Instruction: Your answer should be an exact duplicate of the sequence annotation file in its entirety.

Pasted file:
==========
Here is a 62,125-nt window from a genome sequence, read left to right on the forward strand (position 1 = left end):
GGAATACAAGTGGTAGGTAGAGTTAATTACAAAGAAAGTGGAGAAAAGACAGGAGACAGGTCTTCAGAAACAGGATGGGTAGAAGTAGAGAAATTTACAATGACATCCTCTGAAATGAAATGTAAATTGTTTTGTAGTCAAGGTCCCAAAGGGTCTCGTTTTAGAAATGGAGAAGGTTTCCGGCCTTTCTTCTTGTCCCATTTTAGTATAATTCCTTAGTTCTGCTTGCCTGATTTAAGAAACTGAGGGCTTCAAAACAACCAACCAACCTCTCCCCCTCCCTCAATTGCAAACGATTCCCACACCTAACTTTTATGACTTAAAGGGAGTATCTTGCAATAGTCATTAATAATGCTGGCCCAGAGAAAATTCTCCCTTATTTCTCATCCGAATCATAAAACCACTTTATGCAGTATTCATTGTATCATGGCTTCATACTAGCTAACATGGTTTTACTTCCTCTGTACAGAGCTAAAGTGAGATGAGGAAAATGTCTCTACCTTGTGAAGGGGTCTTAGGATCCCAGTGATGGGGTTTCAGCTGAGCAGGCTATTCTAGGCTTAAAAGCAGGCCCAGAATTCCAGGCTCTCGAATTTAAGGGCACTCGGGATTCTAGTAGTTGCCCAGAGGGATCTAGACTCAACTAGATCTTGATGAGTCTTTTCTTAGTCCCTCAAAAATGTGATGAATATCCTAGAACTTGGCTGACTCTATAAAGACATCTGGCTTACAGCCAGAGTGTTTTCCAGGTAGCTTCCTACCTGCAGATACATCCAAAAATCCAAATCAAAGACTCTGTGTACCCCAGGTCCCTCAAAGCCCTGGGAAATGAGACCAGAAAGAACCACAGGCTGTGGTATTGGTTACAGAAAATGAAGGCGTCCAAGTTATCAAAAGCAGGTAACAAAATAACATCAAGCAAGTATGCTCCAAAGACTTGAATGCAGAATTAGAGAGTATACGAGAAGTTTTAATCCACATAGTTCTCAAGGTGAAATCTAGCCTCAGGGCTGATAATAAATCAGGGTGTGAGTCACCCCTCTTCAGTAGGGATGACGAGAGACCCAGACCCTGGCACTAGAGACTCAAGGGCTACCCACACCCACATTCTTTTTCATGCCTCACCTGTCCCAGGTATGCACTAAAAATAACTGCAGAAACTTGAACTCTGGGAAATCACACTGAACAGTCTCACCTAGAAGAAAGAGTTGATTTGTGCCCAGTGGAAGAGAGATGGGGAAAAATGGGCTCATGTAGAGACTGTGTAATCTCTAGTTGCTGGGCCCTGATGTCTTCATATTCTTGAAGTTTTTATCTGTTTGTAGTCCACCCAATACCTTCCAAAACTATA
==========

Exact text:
Here is a 62,125-nt window from a genome sequence, read left to right on the forward strand (position 1 = left end):
GGAATACAAGTGGTAGGTAGAGTTAATTACAAAGAAAGTGGAGAAAAGACAGGAGACAGGTCTTCAGAAACAGGATGGGTAGAAGTAGAGAAATTTACAATGACATCCTCTGAAATGAAATGTAAATTGTTTTGTAGTCAAGGTCCCAAAGGGTCTCGTTTTAGAAATGGAGAAGGTTTCCGGCCTTTCTTCTTGTCCCATTTTAGTATAATTCCTTAGTTCTGCTTGCCTGATTTAAGAAACTGAGGGCTTCAAAACAACCAACCAACCTCTCCCCCTCCCTCAATTGCAAACGATTCCCACACCTAACTTTTATGACTTAAAGGGAGTATCTTGCAATAGTCATTAATAATGCTGGCCCAGAGAAAATTCTCCCTTATTTCTCATCCGAATCATAAAACCACTTTATGCAGTATTCATTGTATCATGGCTTCATACTAGCTAACATGGTTTTACTTCCTCTGTACAGAGCTAAAGTGAGATGAGGAAAATGTCTCTACCTTGTGAAGGGGTCTTAGGATCCCAGTGATGGGGTTTCAGCTGAGCAGGCTATTCTAGGCTTAAAAGCAGGCCCAGAATTCCAGGCTCTCGAATTTAAGGGCACTCGGGATTCTAGTAGTTGCCCAGAGGGATCTAGACTCAACTAGATCTTGATGAGTCTTTTCTTAGTCCCTCAAAAATGTGATGAATATCCTAGAACTTGGCTGACTCTATAAAGACATCTGGCTTACAGCCAGAGTGTTTTCCAGGTAGCTTCCTACCTGCAGATACATCCAAAAATCCAAATCAAAGACTCTGTGTACCCCAGGTCCCTCAAAGCCCTGGGAAATGAGACCAGAAAGAACCACAGGCTGTGGTATTGGTTACAGAAAATGAAGGCGTCCAAGTTATCAAAAGCAGGTAACAAAATAACATCAAGCAAGTATGCTCCAAAGACTTGAATGCAGAATTAGAGAGTATACGAGAAGTTTTAATCCACATAGTTCTCAAGGTGAAATCTAGCCTCAGGGCTGATAATAAATCAGGGTGTGAGTCACCCCTCTTCAGTAGGGATGACGAGAGACCCAGACCCTGGCACTAGAGACTCAAGGGCTACCCACACCCACATTCTTTTTCATGCCTCACCTGTCCCAGGTATGCACTAAAAATAACTGCAGAAACTTGAACTCTGGGAAATCACACTGAACAGTCTCACCTAGAAGAAAGAGTTGATTTGTGCCCAGTGGAAGAGAGATGGGGAAAAATGGGCTCATGTAGAGACTGTGTAATCTCTAGTTGCTGGGCCCTGATGTCTTCATATTCTTGAAGTTTTTATCTGTTTGTAGTCCACCCAATACCTTCCAAAACTATA